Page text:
June is Caribbean American Heritage Month

We all know that just over 600 years ago, Italian explorer Christopher Columbus (Cristofero Colombo) petitioned the queen of Spain for three ships to sail west on the Atlantic Ocean in search of India. Instead, he landed on the island of Hispaniola, whose original native Taino name might have been Quizqueya, opens a new window (supposedly "Mother of all Lands").

From the moment of Columbus’s report, colonizers from across Europe began to settle up and down the New World, including the larger American continents and the many islands in the Caribbean Sea. Several of these colonizers would also bring millions of enslaved African people over the course of several hundred years. The onslaught of foreign bodies onto the already-inhabited islands led to countless deaths, from war, illness, or overpopulation and starvation—and in some cases the colonizers enslaved the original inhabitants, opens a new window.

Over the centuries, the appearance of the Caribbean islands would change, and those claiming power over them would as well. Some island nations would gain independence, often through violent revolution. Others would continue to live with foreign nations—sometimes a full ocean away—holding sovereignty over them.

Over the course of the twentieth century, the United States would become one of those sovereign nations; closer than Europe, but still far enough away that the islands under its control could easily become an afterthought.  The draw of Imperialism, opens a new window was too strong for the US, especially as we continued to reap the benefits of Manifest Destiny. But one benefit to this change in power is the geographic movement that was now possible for Caribbean people. 

American Citizens in and from the Caribbean

If you’ve seen West Side Story, you might have an inkling of the influx of Caribbean Americans making the decision to move to the continental US. In many cases, these were people who weren’t technically “immigrants”; they were US citizens taking the opportunity to move to a different place. Americans from Puerto Rico, The US Virgin Islands, St. Croix, St. Thomas, and St. John claim US citizenship whether they live on those islands or in the US.

Immigration from other Caribbean Nations

Whether from wealthier or poorer nations, many people from independent and sovereign nations have made the choice to move to the US, opens a new window, whether for careers, education, or simply a change of scene. Others have sought out differing perspectives on legal rights and social justice. As one of the nearest developed country with many different options for city, state, and both real and social climate, the United States marked a logical place to move.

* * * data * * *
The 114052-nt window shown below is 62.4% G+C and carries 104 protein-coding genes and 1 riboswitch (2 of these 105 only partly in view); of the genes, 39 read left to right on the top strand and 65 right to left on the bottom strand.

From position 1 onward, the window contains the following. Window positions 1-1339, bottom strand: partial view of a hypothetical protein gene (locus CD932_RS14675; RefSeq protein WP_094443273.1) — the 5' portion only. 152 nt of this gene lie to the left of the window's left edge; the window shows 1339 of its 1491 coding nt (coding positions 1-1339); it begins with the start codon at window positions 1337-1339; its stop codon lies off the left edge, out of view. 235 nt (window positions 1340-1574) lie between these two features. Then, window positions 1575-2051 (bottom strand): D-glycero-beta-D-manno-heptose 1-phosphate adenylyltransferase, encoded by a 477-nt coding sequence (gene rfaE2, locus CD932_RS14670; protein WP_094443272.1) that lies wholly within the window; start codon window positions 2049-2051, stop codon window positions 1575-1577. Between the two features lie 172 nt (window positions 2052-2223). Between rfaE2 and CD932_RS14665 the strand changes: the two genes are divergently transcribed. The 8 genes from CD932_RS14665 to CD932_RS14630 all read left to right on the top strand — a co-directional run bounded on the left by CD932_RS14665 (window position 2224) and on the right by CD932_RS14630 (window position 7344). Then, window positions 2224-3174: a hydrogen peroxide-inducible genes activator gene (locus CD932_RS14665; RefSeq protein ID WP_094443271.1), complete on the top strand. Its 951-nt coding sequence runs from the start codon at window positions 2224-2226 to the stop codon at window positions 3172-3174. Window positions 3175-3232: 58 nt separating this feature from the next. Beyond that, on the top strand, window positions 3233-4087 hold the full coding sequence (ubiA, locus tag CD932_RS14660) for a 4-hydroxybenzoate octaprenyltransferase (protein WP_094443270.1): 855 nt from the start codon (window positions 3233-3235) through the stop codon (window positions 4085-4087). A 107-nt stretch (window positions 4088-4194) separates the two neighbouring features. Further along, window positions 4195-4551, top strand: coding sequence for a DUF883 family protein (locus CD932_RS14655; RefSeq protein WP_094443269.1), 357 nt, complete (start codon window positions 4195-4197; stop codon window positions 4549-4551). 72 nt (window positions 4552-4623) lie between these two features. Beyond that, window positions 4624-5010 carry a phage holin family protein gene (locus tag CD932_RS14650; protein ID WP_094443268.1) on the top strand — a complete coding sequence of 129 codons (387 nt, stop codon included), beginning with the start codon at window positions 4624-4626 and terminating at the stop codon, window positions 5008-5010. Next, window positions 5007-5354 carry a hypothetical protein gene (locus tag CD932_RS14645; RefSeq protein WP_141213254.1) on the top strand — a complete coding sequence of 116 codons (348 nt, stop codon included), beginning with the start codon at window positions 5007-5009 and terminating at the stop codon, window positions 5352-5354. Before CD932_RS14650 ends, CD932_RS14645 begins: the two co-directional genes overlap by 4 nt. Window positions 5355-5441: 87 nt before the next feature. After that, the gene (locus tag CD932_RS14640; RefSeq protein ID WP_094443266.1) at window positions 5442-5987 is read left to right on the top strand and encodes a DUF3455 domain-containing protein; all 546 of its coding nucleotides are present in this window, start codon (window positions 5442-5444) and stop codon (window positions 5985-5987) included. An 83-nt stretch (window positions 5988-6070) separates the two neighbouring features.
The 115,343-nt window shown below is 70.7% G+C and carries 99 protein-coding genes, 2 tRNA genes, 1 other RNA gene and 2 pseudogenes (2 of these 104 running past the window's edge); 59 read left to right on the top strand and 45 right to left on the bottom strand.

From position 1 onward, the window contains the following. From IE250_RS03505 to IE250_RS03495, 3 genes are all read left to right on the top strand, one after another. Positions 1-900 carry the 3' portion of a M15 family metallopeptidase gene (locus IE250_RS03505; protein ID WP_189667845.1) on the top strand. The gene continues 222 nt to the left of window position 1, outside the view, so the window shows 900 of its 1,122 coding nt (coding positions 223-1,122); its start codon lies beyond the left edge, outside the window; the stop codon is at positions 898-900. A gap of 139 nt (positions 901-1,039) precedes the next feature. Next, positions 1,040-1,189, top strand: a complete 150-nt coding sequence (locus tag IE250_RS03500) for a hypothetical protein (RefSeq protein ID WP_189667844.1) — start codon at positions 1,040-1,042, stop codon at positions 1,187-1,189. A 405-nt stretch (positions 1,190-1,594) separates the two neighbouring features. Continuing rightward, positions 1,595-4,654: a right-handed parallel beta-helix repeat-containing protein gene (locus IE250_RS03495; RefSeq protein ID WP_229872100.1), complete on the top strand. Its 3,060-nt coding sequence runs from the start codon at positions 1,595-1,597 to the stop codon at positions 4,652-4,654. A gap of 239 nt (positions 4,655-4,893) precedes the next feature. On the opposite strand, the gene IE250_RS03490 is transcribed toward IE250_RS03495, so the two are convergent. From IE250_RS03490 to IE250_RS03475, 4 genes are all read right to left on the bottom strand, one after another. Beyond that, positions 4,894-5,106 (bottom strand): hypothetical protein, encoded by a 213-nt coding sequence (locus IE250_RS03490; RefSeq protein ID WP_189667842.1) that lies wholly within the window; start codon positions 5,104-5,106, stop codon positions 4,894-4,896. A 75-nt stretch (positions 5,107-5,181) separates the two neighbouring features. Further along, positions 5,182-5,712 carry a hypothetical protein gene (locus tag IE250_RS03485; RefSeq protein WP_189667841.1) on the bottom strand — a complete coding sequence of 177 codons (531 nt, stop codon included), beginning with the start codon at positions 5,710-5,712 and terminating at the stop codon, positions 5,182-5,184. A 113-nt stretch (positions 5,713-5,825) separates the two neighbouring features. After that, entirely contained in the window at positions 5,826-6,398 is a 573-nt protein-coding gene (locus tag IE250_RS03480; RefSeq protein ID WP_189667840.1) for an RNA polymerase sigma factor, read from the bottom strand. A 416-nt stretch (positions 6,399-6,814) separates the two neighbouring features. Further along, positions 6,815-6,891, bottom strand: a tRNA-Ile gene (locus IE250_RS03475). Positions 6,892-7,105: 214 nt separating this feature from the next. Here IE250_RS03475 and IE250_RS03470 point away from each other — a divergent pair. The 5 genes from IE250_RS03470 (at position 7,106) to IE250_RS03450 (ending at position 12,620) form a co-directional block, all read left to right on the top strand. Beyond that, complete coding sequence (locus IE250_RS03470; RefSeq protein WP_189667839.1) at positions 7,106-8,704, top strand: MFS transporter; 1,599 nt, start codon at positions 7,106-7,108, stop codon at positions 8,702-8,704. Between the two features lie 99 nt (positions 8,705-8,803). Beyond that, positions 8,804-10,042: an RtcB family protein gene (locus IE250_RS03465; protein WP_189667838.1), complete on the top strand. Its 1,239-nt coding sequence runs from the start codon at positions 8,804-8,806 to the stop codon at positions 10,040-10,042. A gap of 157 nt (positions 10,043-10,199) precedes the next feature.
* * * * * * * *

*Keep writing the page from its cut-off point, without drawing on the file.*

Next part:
Caribbean Heritage in the United States

Since long before the United States was a country, people from the Caribbean Islands have moved here to start families and legacies. If you’re a fan of either history or musicals, you know that Alexander Hamilton was born and raised in Nevis, a small island off the coast of Saint Kitts. Countless more people through the history of the United States, whether of European, African, Hispanic, or Indigenous descent, have made an impact on the US, small and large. From national legislature to music, opens a new window and food, the evolution of the Caribbean has influenced the United States for the better.

Now if only we could view the islands there as more than a combination of cruise destinations and dark islands full of black and brown dictators.

Want to read more? Check out these books and other resources about the Caribbean and Caribbean-American people.

Click on an island or island name to read about it in CultureGrams, opens a new window.

Try some of these documentary films and movies on Kanopy, opens a new window.

Island People

Empire's Crossroads

American Empire

And how about some fun books by and about Caribbean-American people?

Uptown Thief

This Kid Can Fly

Forest World

Sister Outsider

Annie John

Breath, Eyes, Memory